At the beginning of her professional journey, Dr. Margaret Josephine Cox was dedicated to studying foreign languages. During her time as an undergraduate, however, she met some physics majors and thought their field was fascinating. She switched majors, and, by 1961, held a Bachelor of Science in experimental physics from the University of London. Dr. Cox proceeded to earn a PhD in atomic physics at the University of London in 1966, which she considers to be one of the biggest milestones of her career. While working toward her graduate degree, she measured the absorption of residents’ radiation, a component needed to be able to create lasers.
The second milestone Dr. Cox reached happened around 1969, when she traveled to America and was asked to create teaching materials using physics. This sparked an interest in computer-based learning, and she has since developed three different kinds of computer technologies to teach physics and quantum mechanics. Thirdly, Dr. Cox was extremely proud to make director of the computer in curriculum program at King’s College London. As the leader of the curriculum program, she led the development of science and math simulations using the internet in 1978. The department had an exhibition at the royal society and was invited to show their work because it was the first time anyone has connected educational software and the Internet for education. Furthermore, in 1982, her team wrote software to send pictures, images and data over the Internet, before the World Wide Web was created. To further her career, Dr. Cox obtained certification as a chartered physicist in 1996.
All of these achievements brought Dr. Cox to where she is today: working on how to teach dentistry using computers. Her most recent milestone is related to this research; she was very fortunate to earn a grant to develop new dental touch technology. With the device she is creating, users can feel while using machines. To this end, Dr. Cox has been a professorial fellow at the University of Melbourne and a professor emerita of information technology in education in the Department of Education and Professional Studies at the Dental Institute of King’s College London since 2004. She previously worked in positions like professor of information technology in education and senior lecturer in educational computing at King’s College London.
Looking to share her knowledge with her peers, Dr. Cox has taken on a number of related positions in her community. She has been an editorial board member and educational consultant of “Generic Robotics,” since 2011, an editorial board member of the International Journal for Science Education since 1997, and an editorial board member for the Journal for Computer Assisted Learning since 1985. Dr. Cox also serves on the board of trustees of the Independent Advisory Unit for Computer Based Learning, and is the president of the National Conference of University Professors and a fellow of the IT in Teacher Education Association. She holds membership with the International Association for Dental Research, Association for Dental Education Europe, American Educational Research Association, British Education Research Association, and the Institute of Physics.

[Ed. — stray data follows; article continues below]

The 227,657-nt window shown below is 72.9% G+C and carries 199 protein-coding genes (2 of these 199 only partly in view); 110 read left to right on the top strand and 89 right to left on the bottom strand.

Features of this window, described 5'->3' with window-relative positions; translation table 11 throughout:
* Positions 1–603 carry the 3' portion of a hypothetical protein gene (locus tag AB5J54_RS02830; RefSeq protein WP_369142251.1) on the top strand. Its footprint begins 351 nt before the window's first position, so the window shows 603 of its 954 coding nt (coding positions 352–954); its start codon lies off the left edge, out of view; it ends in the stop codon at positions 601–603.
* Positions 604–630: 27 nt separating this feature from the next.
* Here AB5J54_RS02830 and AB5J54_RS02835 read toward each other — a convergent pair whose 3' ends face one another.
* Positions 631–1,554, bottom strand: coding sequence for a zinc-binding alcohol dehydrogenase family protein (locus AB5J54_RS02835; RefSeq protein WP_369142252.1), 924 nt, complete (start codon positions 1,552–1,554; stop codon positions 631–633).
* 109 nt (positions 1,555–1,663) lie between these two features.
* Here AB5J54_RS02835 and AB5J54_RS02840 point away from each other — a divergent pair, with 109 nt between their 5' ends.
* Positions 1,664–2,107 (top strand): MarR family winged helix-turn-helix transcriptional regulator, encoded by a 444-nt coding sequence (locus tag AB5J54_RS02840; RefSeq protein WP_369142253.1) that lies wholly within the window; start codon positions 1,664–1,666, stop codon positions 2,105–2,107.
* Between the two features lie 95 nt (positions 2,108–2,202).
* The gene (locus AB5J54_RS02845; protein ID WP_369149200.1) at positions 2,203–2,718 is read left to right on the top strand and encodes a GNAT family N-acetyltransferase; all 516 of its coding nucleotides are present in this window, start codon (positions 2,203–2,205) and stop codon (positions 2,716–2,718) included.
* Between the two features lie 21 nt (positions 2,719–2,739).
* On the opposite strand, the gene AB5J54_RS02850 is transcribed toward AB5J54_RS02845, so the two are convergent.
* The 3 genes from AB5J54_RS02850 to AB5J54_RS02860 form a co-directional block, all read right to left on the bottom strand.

Dr. Cox’s hard work and dedication have not gone unnoticed. In 2017, she was an honoree and appointed visiting professor of the University of Portsmouth and the recipient of a Lifetime Achievement Award from NAACE, and in 2013, she was the recipient of the Lifelong Fellowship from MirandaNet. The previous year, Dr. Cox earned the Research Project of the Year Award from King’s College London, the Lifelong Fellowship in Information Technology from the Teacher Education Association, and the BETT Award. Additionally, she has been selected for the Celebrating Social Science Project for the Economic and Social Research Council, was the runner-up for the STELi Excellence in Education Award, was an honoree and Officer of the Order of the British Empire, and was an honoree and fellow of the Institute of Physics, among other accolades.
When Dr. Cox isn’t working, she enjoys singing in two opera societies, dance, piano, swimming, and skiing. She also loves to spend time with her three children, Simon Francis, Nicholas William, and Katherine Margaret Jacqueline.
Julie Cracknell writes:
What an amazing career and life well done Margaret.